Kim Master has a fourth and seventh grader at Partnership Academy in Richfield. She wrote: “I was desperately looking for a place that could meet my kids’ special needs (significantly behind in school and had fallen through the cracks in public schools).”
    However, she explained, “Upon touring PA, I immediately felt like I was part of a family. They HEARD me, spoke highly of my children’s abilities and resiliency without having even met them. And it was so clear that they cherished all of their students and families, and knew them all personally, by the interactions I observed. I knew without a doubt it’s where I wanted the boys to be.”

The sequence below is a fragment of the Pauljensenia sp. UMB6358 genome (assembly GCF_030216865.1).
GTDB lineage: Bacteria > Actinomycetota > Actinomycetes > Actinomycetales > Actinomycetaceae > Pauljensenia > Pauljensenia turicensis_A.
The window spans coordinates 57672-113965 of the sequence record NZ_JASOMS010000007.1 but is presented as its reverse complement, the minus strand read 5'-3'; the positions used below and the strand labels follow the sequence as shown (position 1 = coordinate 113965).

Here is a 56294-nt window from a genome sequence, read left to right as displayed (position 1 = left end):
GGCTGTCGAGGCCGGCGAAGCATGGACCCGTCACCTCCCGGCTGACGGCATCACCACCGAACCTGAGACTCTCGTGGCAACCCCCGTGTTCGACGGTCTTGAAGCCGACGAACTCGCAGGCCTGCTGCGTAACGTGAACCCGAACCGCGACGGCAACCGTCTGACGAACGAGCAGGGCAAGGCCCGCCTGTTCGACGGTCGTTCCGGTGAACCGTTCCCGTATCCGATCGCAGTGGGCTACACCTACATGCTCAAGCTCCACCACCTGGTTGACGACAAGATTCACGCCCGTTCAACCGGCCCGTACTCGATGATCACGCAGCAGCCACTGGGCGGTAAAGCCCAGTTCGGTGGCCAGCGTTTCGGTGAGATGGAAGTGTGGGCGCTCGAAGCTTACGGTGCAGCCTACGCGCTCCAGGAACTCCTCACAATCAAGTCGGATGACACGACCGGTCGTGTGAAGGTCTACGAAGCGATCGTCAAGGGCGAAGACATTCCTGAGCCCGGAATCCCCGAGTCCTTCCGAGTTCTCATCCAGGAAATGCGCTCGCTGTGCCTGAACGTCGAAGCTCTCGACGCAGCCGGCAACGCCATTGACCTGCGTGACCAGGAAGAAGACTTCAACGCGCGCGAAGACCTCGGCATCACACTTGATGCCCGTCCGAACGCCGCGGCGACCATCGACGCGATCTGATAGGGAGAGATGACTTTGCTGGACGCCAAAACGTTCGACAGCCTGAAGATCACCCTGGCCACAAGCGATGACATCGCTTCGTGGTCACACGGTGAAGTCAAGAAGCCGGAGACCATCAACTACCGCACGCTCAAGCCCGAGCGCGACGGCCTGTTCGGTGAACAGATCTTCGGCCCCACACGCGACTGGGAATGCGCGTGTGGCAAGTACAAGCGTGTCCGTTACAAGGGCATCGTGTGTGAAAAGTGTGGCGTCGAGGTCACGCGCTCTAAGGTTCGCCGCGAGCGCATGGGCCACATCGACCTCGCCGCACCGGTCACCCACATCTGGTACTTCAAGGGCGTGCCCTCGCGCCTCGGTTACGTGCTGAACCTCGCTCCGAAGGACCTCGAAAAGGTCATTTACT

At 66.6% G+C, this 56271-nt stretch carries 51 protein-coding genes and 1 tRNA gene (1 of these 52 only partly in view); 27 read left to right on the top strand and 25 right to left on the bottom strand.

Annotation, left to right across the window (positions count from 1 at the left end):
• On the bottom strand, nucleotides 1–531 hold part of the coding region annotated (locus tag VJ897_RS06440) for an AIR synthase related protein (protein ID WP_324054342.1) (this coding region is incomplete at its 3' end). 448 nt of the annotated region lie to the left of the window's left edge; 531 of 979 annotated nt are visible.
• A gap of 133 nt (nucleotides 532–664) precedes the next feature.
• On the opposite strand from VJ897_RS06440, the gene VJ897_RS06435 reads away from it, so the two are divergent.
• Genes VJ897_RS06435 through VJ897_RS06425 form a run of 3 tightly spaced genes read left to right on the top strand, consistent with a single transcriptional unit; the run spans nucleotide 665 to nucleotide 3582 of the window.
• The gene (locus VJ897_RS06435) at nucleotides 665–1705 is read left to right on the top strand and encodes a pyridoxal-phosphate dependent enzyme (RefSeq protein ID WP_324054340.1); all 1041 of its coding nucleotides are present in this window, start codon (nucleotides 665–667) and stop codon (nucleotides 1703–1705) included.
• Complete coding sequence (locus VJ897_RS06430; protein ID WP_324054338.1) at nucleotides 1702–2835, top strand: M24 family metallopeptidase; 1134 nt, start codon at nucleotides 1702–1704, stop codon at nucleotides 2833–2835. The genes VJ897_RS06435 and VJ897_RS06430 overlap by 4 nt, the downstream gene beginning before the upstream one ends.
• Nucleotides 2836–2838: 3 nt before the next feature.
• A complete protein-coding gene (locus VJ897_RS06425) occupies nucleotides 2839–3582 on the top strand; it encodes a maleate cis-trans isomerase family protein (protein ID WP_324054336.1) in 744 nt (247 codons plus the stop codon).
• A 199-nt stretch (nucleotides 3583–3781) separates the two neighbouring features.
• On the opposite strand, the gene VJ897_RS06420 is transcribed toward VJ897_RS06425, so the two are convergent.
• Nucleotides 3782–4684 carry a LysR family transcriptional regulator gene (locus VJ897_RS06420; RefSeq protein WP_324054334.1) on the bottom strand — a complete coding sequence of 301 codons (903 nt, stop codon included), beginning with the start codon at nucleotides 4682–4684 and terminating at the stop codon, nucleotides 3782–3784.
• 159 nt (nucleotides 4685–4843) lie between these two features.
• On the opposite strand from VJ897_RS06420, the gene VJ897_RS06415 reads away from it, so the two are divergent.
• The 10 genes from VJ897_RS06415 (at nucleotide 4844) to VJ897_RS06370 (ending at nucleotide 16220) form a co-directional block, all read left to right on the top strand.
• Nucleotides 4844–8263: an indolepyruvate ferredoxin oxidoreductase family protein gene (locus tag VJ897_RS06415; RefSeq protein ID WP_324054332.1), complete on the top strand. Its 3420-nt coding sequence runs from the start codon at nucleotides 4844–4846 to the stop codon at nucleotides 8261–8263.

She continued: “The oldest transitioned to PA this past spring, coming from a long stay at a day treatment program because of emotional/behavioral needs. He was working on subjects two years behind grade level. PA teachers (general Ed and special ed both) worked with him daily. By the end of the year he was, no exaggeration, doing grade level work and getting straight As. …PA supported him seamlessly via distance learning. And most importantly, he learned he was SMART and CAPABLE and he knew he was cared about, personally. The staff, including directors themselves, walked alongside me as guardian and honored my voice and perspective at every step. I truly feel indebted to this incredible school.”

    Master said her fourth grader started at Partnership Academy this school year and is loving it: “His teacher cares, his special ed teacher cares, all the staff care.”

    Lisa Hendricks, executive director at Partnership Academy, told me that the school opened in 2002 with 115 students. Today it has 488.